IN FOCUS: WESTPORT FUEL SYSTEMS AND THE REGULATORY ENVIRONMENT WITH FOCUS ON THE EUROPEAN CARBON DIOXIDE EMISSIONS STANDARDSThe alphaDIRECT Insight
With commercial trucks being responsible for almost 25% of the CO2 produced by all transportation, the recently implemented emission regulations in Europe were a significant milestone for the industry and the environment. The regulations are not only the toughest in the world with respect to CO2 but also include cash penalties for each vehicle that doesn’t meet the requirements. Westport’s HPDI systems operates on natural gas and reduces the CO2 emissions from commercial vehicles by approximately 20% according to the company. This Management Series focuses on how the European regulations effects the industry, the markets and specifically Westport Fuel Systems and its commercially available HPDI systems.
Shawn Severson: First, I’d like to thank you, David, for taking the time to speak with us today. The last time that we spoke with Westport Fuel Systems we discussed your long-term strategic outlook and market drivers. Today, our focus is on European carbon dioxide emissions standards and the regulatory environment. In April 2019, the European Parliament set the first-ever European CO2 emission standards for heavy-duty vehicles. What is the significance of these regulations for the freight sector?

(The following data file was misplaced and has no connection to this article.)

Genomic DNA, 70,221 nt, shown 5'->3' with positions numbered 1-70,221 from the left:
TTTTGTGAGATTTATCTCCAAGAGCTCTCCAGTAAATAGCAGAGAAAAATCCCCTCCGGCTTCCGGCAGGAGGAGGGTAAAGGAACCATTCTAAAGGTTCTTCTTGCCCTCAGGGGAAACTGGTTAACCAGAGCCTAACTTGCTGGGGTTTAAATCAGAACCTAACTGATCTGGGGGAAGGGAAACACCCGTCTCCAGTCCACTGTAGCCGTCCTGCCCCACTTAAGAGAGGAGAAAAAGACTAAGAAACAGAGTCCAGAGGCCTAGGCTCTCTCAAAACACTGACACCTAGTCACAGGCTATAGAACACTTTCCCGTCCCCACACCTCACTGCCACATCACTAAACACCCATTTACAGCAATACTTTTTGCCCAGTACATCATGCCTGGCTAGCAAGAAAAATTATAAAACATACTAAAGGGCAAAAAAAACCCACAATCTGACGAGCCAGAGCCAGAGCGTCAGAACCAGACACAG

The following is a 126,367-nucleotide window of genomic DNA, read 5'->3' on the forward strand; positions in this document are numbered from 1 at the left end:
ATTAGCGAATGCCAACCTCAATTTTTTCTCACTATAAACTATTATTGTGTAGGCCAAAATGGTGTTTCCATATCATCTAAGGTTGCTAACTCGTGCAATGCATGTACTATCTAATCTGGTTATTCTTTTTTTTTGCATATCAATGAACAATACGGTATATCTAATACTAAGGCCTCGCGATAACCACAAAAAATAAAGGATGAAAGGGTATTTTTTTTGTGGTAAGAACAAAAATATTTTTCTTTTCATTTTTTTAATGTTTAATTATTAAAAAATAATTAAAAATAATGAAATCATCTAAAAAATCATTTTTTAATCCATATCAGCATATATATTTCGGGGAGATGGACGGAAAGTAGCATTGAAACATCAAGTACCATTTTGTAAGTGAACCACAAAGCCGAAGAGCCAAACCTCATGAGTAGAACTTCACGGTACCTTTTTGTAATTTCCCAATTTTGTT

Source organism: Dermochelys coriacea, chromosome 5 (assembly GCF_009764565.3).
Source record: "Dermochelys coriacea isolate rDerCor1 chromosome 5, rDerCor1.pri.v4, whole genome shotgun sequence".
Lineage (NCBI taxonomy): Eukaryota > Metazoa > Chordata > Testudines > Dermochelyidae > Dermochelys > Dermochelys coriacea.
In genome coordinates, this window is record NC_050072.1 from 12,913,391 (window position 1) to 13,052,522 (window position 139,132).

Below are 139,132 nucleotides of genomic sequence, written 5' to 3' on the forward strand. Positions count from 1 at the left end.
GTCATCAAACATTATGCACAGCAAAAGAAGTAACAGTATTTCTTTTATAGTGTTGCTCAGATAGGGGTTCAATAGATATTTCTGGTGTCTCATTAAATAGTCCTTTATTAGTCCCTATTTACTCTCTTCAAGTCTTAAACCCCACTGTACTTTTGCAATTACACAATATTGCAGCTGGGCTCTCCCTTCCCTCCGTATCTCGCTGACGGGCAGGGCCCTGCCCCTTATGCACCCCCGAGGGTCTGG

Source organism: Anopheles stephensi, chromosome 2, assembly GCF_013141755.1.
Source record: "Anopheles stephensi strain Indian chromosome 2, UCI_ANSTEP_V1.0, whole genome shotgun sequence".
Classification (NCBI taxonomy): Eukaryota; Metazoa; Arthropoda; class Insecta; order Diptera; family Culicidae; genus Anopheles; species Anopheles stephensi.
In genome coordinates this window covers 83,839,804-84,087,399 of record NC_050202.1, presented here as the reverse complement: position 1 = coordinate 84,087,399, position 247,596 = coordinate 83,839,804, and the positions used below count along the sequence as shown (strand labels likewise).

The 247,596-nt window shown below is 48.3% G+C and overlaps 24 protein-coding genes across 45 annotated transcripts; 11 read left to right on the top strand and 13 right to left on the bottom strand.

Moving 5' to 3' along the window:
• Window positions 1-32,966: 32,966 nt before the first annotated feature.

David Johnson: Thank you, Shawn, it’s a pleasure to be with you again. These regulations are a really big deal. When I joined the company a year ago, I was very excited about the potential of Westport Fuel Systems and where the company could go, but when the regulations hit in April, it was a significant milestone for the industry, the company, and the environment. These are the first CO2 regulations in Europe for commercial trucks. To put things in perspective, commercial trucks on the roads in mature economies like Europe and North America comprise around 4-5% of the vehicle parc but disproportionately contribute to more than 25% of the CO2 produced by all of transportation. So, they’re an outsized lever in the battle against climate change and reducing the carbon intensity of transportation. Regulations for heavy-duty vehicles and the freight sector were needed.
The regulations are not only the toughest in the world with respect to CO2 for commercial vehicles but they also include penalties. So, the fact of the matter is, if the OEMs that are required to respond to these regulations fail to meet the requirements, they’ll end up paying penalties in cash for each vehicle that doesn’t meet the requirements. It’s a meaty penalty and important to recognize in the total equation of what we’re trying to achieve.